Tomorrow is the annual BBC Sports Personality of the Year awards, I'll be writing up my views on who I think deserves it most later. However, what I did see in the Grauniad today was an anti-sports personality of the year poll.
In reverse order the result was
Andre Agassi 1.7% for fessing up to using recreational drugs and admitting to hating tennis
Martin Johnson 2.2% for failing to admit England play dull rugby (as an Irishman I say keep it up, we'll take another Grand Slam or at least an English scalp)
Tiger Woods 2.3% for well those 'transgressions' which are tarnishing his image.
Sulaiman Al-Fahim 2.8% whose financial boasting was on a greater scale than Livingston's own Massone during his short ownership of Portsmouth FC.
Mike Ashley 7.2% for his disastrous running of Newcastle resulting in their relegation from the Premiership which even Alan 'God' Shearer couldn't divert in the last 8 games of last season.
Emmanuel Adebayor 7.7% for his incendiary goal celebration at Manchester City in front of his former clubs fans.
Dean Richards 9.7% for his part in Harlequins Rugby bloodgate scandal, and it wasn't to try and get in on the Twilight trend.
Flavio Briatore 12.3% for that race-fixing incident in Singapore I trust rather than all the leggy models.
Sepp Blater 25.7% for introducing seedings into World Cup play-offs which was deemed to be unfair.
Thierry Henry 28.4% for that handball.
The ultimate winner brings me to an interesting point. Recently Iain Dale posted an image on his blog, which I'm not going to link to, of Thierry Henry with a ball under his arm and an Orange sash over his shoulder.
Now I know that Iain is a football fan. I'm pretty sure he wholeheartedly backs the Show Racism the Red Card initiative to stop racist chants from the stand. I'm sure he is also behind the 2005 FA summit to aim to stamp out homophobic behaviour in football as well. So why then does he believe a sectarian football image is OK to publish on his blog?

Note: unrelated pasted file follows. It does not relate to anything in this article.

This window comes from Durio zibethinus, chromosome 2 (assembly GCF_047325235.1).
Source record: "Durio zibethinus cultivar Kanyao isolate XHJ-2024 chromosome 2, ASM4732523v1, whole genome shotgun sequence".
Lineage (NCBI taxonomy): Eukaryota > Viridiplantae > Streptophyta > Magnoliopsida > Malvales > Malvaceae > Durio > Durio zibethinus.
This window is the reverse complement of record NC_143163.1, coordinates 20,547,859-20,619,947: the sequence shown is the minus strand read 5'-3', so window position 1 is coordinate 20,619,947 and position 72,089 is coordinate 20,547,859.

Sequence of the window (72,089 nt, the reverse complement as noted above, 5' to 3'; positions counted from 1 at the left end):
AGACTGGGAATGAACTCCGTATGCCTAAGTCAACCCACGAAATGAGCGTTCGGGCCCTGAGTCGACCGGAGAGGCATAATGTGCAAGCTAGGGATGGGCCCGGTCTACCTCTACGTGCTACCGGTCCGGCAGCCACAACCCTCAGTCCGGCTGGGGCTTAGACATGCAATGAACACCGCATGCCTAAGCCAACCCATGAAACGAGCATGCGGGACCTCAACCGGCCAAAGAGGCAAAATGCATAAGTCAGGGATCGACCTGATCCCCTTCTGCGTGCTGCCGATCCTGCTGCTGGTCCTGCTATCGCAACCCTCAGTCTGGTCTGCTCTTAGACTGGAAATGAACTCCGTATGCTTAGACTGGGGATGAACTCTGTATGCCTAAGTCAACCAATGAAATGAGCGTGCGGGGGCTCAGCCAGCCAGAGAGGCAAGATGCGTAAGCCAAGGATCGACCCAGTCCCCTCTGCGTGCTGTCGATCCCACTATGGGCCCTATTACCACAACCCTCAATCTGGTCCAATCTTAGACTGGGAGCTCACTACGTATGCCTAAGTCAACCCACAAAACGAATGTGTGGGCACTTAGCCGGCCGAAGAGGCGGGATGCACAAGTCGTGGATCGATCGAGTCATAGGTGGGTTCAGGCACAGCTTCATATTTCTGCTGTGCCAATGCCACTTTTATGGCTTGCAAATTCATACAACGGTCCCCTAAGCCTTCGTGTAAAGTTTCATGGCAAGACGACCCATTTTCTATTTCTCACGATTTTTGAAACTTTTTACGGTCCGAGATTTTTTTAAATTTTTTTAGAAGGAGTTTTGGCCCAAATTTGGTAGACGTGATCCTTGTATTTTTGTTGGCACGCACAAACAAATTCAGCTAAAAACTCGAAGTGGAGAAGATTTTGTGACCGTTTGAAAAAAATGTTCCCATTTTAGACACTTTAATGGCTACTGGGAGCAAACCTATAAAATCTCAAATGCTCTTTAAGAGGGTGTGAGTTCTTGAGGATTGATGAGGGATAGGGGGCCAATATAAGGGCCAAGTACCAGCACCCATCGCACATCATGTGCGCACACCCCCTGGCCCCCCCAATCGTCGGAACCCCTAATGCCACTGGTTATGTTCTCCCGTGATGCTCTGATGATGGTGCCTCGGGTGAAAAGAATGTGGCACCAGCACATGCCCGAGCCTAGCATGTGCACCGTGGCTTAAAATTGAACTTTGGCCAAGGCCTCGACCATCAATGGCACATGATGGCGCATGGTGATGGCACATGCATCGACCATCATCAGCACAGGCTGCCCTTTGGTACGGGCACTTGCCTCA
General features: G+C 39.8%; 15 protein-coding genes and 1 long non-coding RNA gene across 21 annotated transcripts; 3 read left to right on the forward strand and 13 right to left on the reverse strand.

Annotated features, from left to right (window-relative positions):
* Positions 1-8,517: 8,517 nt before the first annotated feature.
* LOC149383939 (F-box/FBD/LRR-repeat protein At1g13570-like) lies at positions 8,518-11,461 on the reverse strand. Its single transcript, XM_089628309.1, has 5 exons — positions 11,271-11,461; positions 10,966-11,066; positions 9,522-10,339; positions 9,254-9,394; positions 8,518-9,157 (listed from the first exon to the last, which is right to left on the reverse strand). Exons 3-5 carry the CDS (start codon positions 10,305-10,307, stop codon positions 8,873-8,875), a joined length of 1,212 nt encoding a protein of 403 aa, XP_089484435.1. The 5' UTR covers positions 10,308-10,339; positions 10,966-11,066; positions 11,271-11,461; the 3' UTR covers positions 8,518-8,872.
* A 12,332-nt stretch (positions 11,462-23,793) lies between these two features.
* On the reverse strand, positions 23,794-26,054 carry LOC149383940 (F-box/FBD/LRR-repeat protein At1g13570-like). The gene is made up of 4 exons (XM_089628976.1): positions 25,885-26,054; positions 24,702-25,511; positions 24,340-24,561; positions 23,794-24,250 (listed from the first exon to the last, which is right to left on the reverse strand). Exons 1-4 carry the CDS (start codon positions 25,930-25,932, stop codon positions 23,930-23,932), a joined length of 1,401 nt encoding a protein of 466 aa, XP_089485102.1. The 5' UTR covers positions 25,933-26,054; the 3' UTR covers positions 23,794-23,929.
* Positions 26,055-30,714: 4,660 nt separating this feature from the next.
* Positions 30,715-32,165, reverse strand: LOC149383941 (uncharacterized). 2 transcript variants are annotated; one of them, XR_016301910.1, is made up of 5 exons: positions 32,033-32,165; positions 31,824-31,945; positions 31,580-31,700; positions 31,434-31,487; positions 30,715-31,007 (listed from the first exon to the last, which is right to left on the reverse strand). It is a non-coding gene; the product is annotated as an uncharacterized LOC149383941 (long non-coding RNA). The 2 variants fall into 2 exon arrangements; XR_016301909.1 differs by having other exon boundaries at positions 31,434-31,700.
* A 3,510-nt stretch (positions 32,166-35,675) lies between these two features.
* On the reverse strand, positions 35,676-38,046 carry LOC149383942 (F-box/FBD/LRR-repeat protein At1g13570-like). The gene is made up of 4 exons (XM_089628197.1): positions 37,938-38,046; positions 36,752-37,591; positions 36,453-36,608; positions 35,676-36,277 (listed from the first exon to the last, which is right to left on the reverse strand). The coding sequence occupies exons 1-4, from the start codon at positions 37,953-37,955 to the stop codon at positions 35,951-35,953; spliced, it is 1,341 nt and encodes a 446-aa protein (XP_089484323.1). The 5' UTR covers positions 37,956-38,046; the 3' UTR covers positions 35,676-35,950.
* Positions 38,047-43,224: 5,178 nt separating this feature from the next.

Growing up in Northern Ireland, as indeed applies in Scotland the one question that kids ask each other is which team do you support. The answer in most cases can determine your religion pretty easily. My answers of Bangor, Liverpool and Livingston don't give the game away too much. But once the question is answered or not answered depending on who is asking the trouble can start. Supporting the wrong team can lead to bullying, physical violence or worse. It is not based in those areas merely on your support of the team but from that teams identification with one side of the religious divide.
As for the claims that all Northern Irish protestant football fans were glad that Henry's handball put the republic out that is also not true. Judging from my friends' online reaction to the news ALL my Irish friends of all sides, in both parts were up in arms about the blatant cheating that he got away with. Having supported the Irish team in USA '94 in the Irish pub across the road from work I can assure you it is one of those things that would have united all Irish football fans again. Indeed we came very close to getting both teams to South Africa next year which would have been something.
I was call 'sanctimonious so-and-so' in the comments on Iain's blog for raising my concerns about this issue and being bold enough to stand up against it. I'm not going to apologise. It is a real issue of concern.
It really is time to kick out bigotry in football.